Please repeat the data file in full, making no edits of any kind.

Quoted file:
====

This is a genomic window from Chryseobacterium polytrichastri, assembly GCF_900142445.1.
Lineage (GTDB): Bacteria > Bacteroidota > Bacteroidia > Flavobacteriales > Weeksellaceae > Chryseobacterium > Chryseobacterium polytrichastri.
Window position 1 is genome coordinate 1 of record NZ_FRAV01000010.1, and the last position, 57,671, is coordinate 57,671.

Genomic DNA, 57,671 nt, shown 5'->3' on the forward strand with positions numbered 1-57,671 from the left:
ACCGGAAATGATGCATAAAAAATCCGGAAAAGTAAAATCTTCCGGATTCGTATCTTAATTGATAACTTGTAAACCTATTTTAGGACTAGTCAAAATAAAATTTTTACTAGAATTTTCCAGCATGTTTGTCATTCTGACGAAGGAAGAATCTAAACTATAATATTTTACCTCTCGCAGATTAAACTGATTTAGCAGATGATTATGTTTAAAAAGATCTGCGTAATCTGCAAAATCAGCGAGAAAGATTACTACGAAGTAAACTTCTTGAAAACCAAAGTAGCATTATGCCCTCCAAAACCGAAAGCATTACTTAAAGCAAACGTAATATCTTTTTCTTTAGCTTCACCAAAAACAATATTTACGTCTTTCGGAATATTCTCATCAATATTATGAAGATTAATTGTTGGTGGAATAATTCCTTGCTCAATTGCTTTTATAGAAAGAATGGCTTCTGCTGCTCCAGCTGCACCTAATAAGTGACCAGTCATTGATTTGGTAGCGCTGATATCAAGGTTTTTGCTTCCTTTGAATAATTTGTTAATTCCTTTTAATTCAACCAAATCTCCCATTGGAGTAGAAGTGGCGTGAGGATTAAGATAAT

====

This is a genomic window from Chryseobacterium polytrichastri, assembly GCF_900142445.1.
Lineage (GTDB): Bacteria > Bacteroidota > Bacteroidia > Flavobacteriales > Weeksellaceae > Chryseobacterium > Chryseobacterium polytrichastri.
Window position 1 is genome coordinate 1 of record NZ_FRAV01000010.1, and the last position, 57,671, is coordinate 57,671.

Genomic DNA, 57,671 nt, shown 5'->3' on the forward strand with positions numbered 1-57,671 from the left:
ACCGGAAATGATGCATAAAAAATCCGGAAAAGTAAAATCTTCCGGATTCGTATCTTAATTGATAACTTGTAAACCTATTTTAGGACTAGTCAAAATAAAATTTTTACTAGAATTTTCCAGCATGTTTGTCATTCTGACGAAGGAAGAATCTAAACTATAATATTTTACCTCTCGCAGATTAAACTGATTTAGCAGATGATTATGTTTAAAAAGATCTGCGTAATCTGCAAAATCAGCGAGAAAGATTACTACGAAGTAAACTTCTTGAAAACCAAAGTAGCATTATGCCCTCCAAAACCGAAAGCATTACTTAAAGCAAACGTAATATCTTTTTCTTTAGCTTCACCAAAAACAATATTTACGTCTTTCGGAATATTCTCATCAATATTATGAAGATTAATTGTTGGTGGAATAATTCCTTGCTCAATTGCTTTTATAGAAAGAATGGCTTCTGCTGCTCCAGCTGCACCTAATAAGTGACCAGTCATTGATTTGGTAGCGCTGATATCAAGGTTTTTGCTTCCTTTGAATAATTTGTTAATTCCTTTTAATTCAACCAAATCTCCCATTGGAGTAGAAGTGGCGTGAGGATTAAGATAAT